Marital Property Agreement: Funding a Revocable Trust Without Probate

November 1, 2016

In Wisconsin,a marital property agreement enables married couples to fund a trust at death while avoiding the need for probate. Unfortunately, this entitlement applies only to married people as it is part of Wisconsin’s Marital Property Code. Nonetheless, it offers a powerful estate planning tool and bears consideration by married couples.

A Trust Alone Is Not Enough

As estate planning lawyers, we spend a significant amount of time with our clients reviewing asset information, discussing trust funding, and avoiding probate. (Trust funding involves the process of transferring titles of assets to the trust name or updating beneficiary designations to name the trust, where appropriate and recommended.)

Give Yourself Peace of Mind

A properly crafted estate plan can give you peace of mind, knowing your assets and family are well protected. Our estate planning lawyers will help you get there.

Our experience is that a trust by itself will not avoid the need for probate at death. An analysis and discussion of assets and goals is important to make sure your estate plan is complete, accomplishes your goals, and avoids probate.

Transfer of Property at Death Without Probate

One item often overlooked by many inexperienced attorneys, almost all non-attorneys, and even some established estate planning attorneys is funding a revocable trust upon death without probate through the use of a Marital Property Agreement.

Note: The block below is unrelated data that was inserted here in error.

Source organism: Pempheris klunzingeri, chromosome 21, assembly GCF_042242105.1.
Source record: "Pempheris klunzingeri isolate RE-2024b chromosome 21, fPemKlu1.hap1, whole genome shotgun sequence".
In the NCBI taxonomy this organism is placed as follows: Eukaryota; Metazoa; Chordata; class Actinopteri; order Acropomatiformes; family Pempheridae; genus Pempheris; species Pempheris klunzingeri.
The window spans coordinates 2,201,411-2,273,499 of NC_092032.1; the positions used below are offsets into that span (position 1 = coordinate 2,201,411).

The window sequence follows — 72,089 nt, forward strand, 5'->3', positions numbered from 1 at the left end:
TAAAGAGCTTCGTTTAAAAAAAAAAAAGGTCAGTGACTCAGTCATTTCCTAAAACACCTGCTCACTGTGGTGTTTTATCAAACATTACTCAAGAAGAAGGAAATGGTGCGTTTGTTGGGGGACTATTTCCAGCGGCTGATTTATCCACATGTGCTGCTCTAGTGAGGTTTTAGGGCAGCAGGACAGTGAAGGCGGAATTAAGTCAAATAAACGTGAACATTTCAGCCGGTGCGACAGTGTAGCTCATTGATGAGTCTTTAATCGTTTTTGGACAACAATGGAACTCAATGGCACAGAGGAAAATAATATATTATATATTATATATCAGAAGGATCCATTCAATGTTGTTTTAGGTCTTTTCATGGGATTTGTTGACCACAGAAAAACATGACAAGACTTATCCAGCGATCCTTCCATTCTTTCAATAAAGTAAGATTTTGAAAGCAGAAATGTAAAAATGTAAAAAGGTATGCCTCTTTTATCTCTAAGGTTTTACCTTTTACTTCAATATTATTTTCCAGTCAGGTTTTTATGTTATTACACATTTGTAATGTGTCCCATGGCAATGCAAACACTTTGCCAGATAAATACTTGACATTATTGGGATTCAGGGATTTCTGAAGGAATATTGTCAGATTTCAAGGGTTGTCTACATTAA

When creating a Revocable Trust at Wokwicz Law Offices, we routinely include this important document for our married clients, where appropriate. More importantly, we include this important document at no additional charge or cost when preparing revocable trust plans for our married clients. Although a Pour-over Last Will and Testament is still a routine part of a trust estate plan, the non-probate marital property agreement will normally step in before a pour over will is required.

Wisconsin Law Provides for Non-Probate Funding to Revocable Trust

Wisconsin law provides for non-probate funding in Section 766.58(3)(f) of the Wisconsin statues, through the use of a properly drafted non-probate martial property agreement. As such, we make sure our clients take advantage of this probate avoidance statute when creating Revocable Trust plans.

Through a properly drafted non-probate marital property agreement, we know that our clients who create a revocable trust will normally avoid probate, except for some narrow exceptions (such as funding real property owned outside of Wisconsin.)

In cases where our clients do not want to take the time or effort to fully fund a trust prior to death, the use of this “non-probate agreement” to fund a Revocable Trust after death is essential for avoiding probate.

What Does a Non-Probate Agreement Generally Cover?

In Wisconsin, a non-probate marital property agreement will generally enable the following asset transfers:

  • assets that would have been probate assets, such as Wisconsin real property, bank accounts, stocks, and other assets, at death to a joint Revocable Trust or to each married person’s individual trust;